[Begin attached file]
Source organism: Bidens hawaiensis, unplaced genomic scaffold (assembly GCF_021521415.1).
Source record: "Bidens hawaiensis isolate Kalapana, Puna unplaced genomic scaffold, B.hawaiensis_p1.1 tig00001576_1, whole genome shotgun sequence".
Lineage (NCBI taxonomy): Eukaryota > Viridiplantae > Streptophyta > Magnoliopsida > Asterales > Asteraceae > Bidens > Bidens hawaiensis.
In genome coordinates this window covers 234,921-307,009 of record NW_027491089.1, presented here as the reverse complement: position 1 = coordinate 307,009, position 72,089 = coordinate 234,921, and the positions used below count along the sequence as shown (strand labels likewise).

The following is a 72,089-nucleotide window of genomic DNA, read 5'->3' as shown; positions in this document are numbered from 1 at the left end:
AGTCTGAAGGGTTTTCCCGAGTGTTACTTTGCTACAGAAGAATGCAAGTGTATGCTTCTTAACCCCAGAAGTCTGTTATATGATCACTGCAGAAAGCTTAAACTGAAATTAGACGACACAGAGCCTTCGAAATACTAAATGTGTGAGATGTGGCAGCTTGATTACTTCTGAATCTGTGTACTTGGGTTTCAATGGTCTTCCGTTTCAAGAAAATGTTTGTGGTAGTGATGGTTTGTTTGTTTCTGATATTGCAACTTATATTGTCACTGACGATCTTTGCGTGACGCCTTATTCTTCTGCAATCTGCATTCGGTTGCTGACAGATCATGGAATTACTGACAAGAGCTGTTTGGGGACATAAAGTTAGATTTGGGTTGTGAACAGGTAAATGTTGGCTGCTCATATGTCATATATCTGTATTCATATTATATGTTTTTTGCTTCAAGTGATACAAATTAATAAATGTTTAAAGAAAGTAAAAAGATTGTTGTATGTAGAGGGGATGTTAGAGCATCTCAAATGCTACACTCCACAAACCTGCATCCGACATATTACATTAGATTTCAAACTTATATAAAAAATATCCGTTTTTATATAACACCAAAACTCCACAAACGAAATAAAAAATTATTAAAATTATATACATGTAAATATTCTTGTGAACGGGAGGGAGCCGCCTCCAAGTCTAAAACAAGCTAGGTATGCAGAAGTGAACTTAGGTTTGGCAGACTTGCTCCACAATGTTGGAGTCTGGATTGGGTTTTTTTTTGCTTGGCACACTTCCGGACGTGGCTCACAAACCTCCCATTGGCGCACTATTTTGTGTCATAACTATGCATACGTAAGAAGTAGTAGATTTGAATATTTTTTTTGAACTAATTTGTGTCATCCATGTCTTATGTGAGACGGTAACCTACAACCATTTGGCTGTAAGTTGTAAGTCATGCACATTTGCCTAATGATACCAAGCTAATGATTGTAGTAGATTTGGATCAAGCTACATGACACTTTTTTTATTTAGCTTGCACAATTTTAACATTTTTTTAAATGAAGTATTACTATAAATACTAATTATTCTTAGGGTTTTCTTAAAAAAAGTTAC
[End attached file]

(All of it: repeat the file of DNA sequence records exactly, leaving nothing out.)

Source organism: Bidens hawaiensis, unplaced genomic scaffold (assembly GCF_021521415.1).
Source record: "Bidens hawaiensis isolate Kalapana, Puna unplaced genomic scaffold, B.hawaiensis_p1.1 tig00001576_1, whole genome shotgun sequence".
Lineage (NCBI taxonomy): Eukaryota > Viridiplantae > Streptophyta > Magnoliopsida > Asterales > Asteraceae > Bidens > Bidens hawaiensis.
In genome coordinates this window covers 234,921-307,009 of record NW_027491089.1, presented here as the reverse complement: position 1 = coordinate 307,009, position 72,089 = coordinate 234,921, and the positions used below count along the sequence as shown (strand labels likewise).

The following is a 72,089-nucleotide window of genomic DNA, read 5'->3' as shown; positions in this document are numbered from 1 at the left end:
AGTCTGAAGGGTTTTCCCGAGTGTTACTTTGCTACAGAAGAATGCAAGTGTATGCTTCTTAACCCCAGAAGTCTGTTATATGATCACTGCAGAAAGCTTAAACTGAAATTAGACGACACAGAGCCTTCGAAATACTAAATGTGTGAGATGTGGCAGCTTGATTACTTCTGAATCTGTGTACTTGGGTTTCAATGGTCTTCCGTTTCAAGAAAATGTTTGTGGTAGTGATGGTTTGTTTGTTTCTGATATTGCAACTTATATTGTCACTGACGATCTTTGCGTGACGCCTTATTCTTCTGCAATCTGCATTCGGTTGCTGACAGATCATGGAATTACTGACAAGAGCTGTTTGGGGACATAAAGTTAGATTTGGGTTGTGAACAGGTAAATGTTGGCTGCTCATATGTCATATATCTGTATTCATATTATATGTTTTTTGCTTCAAGTGATACAAATTAATAAATGTTTAAAGAAAGTAAAAAGATTGTTGTATGTAGAGGGGATGTTAGAGCATCTCAAATGCTACACTCCACAAACCTGCATCCGACATATTACATTAGATTTCAAACTTATATAAAAAATATCCGTTTTTATATAACACCAAAACTCCACAAACGAAATAAAAAATTATTAAAATTATATACATGTAAATATTCTTGTGAACGGGAGGGAGCCGCCTCCAAGTCTAAAACAAGCTAGGTATGCAGAAGTGAACTTAGGTTTGGCAGACTTGCTCCACAATGTTGGAGTCTGGATTGGGTTTTTTTTTGCTTGGCACACTTCCGGACGTGGCTCACAAACCTCCCATTGGCGCACTATTTTGTGTCATAACTATGCATACGTAAGAAGTAGTAGATTTGAATATTTTTTTTGAACTAATTTGTGTCATCCATGTCTTATGTGAGACGGTAACCTACAACCATTTGGCTGTAAGTTGTAAGTCATGCACATTTGCCTAATGATACCAAGCTAATGATTGTAGTAGATTTGGATCAAGCTACATGACACTTTTTTTATTTAGCTTGCACAATTTTAACATTTTTTTAAATGAAGTATTACTATAAATACTAATTATTCTTAGGGTTTTCTTAAAAAAAGTTAC